• As advanced by the AG herself, the Premier League could offer pan- European rights to a broadcaster who will then either sell/sub-license only in the most lucrative markets or offer the Premier League games in any market in the EU but at the price level of the UK (in order to protect the value of the core market). This could render access by consumers in Greece and other small countries very difficult and the only beneficiaries would be the British expats who live outside of the UK;

• To threaten the value of audio-visual content would also affect investment, innovation and redistribution mechanisms. At present a film producer sells the rights to a film, territory by territory talking to individual broadcasters and nationally based distributors discussing how they will promote the film specifically in their own countries and thus benefit from exclusivity in that country. In future it could be possible to only license on an EU wide basis which would overthrow that whole business model. What kind of difficulties are going to ensue for independent producers and distributors?

• This could also mean the end of the territoriality principle which accommodates the different viewing preferences within the EU because it enables audio-visual products to be sold in a way which meets differentiated cultural and linguistic demand, would ultimately threaten the cultural diversity, one of the EU fundamental principles. A recent report by KEA for the EU Commission highlights the need for European film to be sold, distributed and promoted specifically in individual territories to maximize their appeal to local audiences; and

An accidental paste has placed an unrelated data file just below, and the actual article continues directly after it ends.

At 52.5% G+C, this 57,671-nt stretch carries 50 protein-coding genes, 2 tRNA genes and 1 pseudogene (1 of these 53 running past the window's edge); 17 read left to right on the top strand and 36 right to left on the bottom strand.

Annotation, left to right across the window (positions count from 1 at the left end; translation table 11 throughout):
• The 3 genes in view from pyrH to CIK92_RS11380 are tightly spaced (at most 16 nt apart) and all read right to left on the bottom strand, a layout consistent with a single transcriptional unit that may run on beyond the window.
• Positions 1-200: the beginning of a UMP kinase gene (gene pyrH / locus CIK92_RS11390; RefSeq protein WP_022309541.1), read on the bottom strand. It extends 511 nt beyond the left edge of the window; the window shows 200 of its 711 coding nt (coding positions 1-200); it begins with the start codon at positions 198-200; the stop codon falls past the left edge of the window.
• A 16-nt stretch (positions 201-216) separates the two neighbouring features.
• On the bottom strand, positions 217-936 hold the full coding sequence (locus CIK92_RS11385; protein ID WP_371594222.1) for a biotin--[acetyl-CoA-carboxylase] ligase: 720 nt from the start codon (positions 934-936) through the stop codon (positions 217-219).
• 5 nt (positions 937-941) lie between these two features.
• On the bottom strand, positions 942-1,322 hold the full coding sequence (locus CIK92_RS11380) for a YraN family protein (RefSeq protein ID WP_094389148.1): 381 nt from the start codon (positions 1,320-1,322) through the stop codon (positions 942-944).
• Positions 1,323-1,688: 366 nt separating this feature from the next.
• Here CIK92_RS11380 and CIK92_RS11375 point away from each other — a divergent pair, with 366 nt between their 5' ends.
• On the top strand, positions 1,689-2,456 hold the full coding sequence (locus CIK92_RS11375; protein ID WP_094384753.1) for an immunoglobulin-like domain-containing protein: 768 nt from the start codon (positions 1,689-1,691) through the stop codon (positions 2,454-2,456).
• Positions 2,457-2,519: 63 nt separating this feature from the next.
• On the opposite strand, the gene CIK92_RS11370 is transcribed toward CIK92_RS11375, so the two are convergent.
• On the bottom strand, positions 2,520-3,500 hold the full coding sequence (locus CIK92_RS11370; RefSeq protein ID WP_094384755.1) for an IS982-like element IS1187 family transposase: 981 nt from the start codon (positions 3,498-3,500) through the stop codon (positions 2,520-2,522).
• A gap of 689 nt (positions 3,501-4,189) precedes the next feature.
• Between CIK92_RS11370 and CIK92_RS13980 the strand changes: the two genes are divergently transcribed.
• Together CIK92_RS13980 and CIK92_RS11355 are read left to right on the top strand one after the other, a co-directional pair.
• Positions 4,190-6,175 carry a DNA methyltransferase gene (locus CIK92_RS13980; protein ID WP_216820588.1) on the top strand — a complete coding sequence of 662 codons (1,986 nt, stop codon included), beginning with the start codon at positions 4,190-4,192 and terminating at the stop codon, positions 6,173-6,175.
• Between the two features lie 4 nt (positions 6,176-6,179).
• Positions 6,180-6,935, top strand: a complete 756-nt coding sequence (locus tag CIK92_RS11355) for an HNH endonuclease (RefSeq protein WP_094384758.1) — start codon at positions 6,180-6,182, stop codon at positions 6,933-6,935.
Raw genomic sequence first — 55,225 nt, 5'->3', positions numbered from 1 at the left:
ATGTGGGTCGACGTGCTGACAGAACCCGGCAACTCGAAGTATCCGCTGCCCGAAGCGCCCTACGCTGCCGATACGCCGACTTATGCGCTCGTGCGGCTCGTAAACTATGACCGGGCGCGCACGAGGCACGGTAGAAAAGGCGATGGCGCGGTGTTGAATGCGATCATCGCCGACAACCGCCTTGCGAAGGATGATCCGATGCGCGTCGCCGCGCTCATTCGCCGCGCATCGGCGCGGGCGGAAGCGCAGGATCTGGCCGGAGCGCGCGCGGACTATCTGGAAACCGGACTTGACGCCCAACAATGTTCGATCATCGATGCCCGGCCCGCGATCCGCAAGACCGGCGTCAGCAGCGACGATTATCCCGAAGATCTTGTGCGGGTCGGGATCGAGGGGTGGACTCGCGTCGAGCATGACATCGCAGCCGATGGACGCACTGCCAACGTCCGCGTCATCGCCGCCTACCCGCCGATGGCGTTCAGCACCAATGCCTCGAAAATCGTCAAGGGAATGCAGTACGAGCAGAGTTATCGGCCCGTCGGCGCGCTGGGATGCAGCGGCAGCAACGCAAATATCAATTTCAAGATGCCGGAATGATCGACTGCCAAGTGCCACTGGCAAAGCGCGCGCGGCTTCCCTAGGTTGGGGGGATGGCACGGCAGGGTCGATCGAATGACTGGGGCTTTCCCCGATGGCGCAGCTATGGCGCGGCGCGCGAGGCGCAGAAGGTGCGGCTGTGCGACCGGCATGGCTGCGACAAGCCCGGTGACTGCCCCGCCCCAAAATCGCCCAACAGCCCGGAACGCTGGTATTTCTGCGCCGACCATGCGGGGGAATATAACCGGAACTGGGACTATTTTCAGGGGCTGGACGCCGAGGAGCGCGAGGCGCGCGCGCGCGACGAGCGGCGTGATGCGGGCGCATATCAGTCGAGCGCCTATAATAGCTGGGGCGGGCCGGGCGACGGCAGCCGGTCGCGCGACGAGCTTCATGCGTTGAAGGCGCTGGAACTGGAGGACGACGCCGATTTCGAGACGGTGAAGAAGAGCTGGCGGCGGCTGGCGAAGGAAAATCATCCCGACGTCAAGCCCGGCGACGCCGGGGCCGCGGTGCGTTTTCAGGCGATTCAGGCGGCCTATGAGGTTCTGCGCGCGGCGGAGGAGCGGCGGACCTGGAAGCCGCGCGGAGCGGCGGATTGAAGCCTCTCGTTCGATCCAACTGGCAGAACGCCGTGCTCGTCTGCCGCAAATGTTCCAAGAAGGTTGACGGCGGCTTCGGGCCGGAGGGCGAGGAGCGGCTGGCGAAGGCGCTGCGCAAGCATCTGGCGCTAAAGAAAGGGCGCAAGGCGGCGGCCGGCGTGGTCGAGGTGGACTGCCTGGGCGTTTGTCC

• Following the AG Opinion would also reduce competition as only substantial operators could exploit pan-European rights, thus discriminating against small and local national broadcasters and also inhibiting new entrants into the broadcasting markets.

Conclusion

The EU is thus faced again with tensions where its fundamental principles of free movement of services, competition and cultural diversity cannot necessarily be reconciled.

When referring to access to cultural goods (books, music, sports, films), the AG fails to look beyond purely economical or consumer-driven factors. She disregards cultural habits and languages which have an impact on the contractual relationship between rights holders and broadcasters and subsequently on the business model.

The AG’s Opinion interprets the legal framework in a manner which jeopardises existing business models in the audiovisual sector. In a somewhat rather political as opposed to legal opinion she has opened the Pandora’s box and dramatically threatened the territorial principle which has long governed copyright. Hopefully the CJEU will not follow its AG and will confirm that contractual freedom and exclusivity are actually good for European businesses and European consumers".

1 comment:

  1. Well, speaking as a British ex-pat living in Germany, I would love all this territorialism to come to an end. I would love to be able to watch British TV and would happily pay the licence fee for it. It would be nice to watch an original English language film in its original language - sorry, but I don't want to watch it in German.

    If I were living in a non-EU state I would accept that this is not possible and that it is part of the deal I have chosen in deciding to live abroad. There would be no complaints from me living in Peru. Living as an ex-pat within the EU, it merely seems ridiculous. That is surely one benefit the EU could bring us.

    ReplyDelete